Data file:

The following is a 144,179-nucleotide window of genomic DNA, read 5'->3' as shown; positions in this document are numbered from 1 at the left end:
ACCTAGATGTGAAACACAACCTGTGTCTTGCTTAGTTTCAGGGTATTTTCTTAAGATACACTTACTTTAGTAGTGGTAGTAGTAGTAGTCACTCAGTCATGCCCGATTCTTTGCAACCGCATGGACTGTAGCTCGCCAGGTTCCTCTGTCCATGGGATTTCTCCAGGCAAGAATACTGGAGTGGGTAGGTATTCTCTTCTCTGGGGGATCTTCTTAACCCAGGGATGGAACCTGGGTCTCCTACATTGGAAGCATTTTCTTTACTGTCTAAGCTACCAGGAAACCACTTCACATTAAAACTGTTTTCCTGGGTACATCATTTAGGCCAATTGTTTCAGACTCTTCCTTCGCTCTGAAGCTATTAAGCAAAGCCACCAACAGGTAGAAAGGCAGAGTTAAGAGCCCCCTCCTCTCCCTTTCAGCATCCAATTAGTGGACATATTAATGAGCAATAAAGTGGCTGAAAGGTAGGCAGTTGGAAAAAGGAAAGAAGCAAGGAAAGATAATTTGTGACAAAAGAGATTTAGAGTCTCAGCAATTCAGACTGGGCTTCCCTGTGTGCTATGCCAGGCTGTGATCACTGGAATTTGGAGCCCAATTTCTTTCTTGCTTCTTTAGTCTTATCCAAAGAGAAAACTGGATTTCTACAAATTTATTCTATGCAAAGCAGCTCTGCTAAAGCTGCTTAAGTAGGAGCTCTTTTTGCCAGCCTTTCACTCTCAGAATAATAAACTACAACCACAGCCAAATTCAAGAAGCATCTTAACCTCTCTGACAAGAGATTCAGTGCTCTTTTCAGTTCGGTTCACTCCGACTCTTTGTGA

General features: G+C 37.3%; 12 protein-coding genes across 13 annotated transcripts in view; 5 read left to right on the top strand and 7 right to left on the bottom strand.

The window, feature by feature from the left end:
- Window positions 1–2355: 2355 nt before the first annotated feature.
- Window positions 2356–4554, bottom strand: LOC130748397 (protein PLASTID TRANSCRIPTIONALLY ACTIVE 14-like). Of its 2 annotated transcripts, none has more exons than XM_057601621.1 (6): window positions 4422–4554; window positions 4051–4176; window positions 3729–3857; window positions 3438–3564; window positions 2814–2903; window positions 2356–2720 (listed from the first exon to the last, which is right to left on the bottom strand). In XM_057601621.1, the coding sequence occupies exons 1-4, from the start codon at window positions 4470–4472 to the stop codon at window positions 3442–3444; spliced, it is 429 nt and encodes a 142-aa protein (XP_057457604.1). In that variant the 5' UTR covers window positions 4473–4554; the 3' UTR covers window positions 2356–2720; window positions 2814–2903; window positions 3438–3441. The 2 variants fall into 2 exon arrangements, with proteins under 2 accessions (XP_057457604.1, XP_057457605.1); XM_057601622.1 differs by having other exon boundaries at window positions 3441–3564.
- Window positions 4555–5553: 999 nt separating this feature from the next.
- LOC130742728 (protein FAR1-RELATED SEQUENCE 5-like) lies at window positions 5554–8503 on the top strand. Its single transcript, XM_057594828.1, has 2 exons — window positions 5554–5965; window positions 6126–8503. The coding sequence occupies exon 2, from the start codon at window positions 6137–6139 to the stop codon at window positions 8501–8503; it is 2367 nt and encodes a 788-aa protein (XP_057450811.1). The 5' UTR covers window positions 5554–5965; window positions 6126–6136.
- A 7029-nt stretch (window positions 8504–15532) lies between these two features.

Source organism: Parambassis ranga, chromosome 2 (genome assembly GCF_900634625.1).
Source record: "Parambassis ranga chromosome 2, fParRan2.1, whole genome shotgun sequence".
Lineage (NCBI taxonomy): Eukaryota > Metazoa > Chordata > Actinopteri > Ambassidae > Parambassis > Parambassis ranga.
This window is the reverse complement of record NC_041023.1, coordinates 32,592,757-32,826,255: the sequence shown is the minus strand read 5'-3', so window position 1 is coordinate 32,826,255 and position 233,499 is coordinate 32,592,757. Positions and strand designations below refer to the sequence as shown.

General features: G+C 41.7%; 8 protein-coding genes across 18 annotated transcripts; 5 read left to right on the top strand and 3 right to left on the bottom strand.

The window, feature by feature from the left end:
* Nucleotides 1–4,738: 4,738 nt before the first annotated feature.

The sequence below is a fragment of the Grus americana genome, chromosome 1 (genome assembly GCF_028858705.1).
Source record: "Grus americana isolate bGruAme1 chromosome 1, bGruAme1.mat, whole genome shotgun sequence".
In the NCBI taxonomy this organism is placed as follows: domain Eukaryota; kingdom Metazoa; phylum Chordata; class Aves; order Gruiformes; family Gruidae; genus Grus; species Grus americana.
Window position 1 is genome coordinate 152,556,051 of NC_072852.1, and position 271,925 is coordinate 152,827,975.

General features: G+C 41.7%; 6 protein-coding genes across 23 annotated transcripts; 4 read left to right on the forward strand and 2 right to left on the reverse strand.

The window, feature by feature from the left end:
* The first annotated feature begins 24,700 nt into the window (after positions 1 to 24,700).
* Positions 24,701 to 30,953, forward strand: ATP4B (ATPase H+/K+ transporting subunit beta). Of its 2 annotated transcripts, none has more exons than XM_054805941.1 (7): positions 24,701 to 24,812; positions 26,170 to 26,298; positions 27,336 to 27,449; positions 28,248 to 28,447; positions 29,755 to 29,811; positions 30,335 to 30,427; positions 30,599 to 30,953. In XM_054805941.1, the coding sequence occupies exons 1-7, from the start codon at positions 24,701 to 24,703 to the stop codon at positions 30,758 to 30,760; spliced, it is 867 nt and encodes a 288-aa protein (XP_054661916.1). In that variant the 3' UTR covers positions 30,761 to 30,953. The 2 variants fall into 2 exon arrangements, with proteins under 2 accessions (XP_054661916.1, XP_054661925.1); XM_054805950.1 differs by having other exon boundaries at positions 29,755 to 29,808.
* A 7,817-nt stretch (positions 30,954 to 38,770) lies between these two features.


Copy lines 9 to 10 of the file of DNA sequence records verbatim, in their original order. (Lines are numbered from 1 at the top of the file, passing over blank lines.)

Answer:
- A 7029-nt stretch (window positions 8504–15532) lies between these two features.

Source organism: Parambassis ranga, chromosome 2 (genome assembly GCF_900634625.1).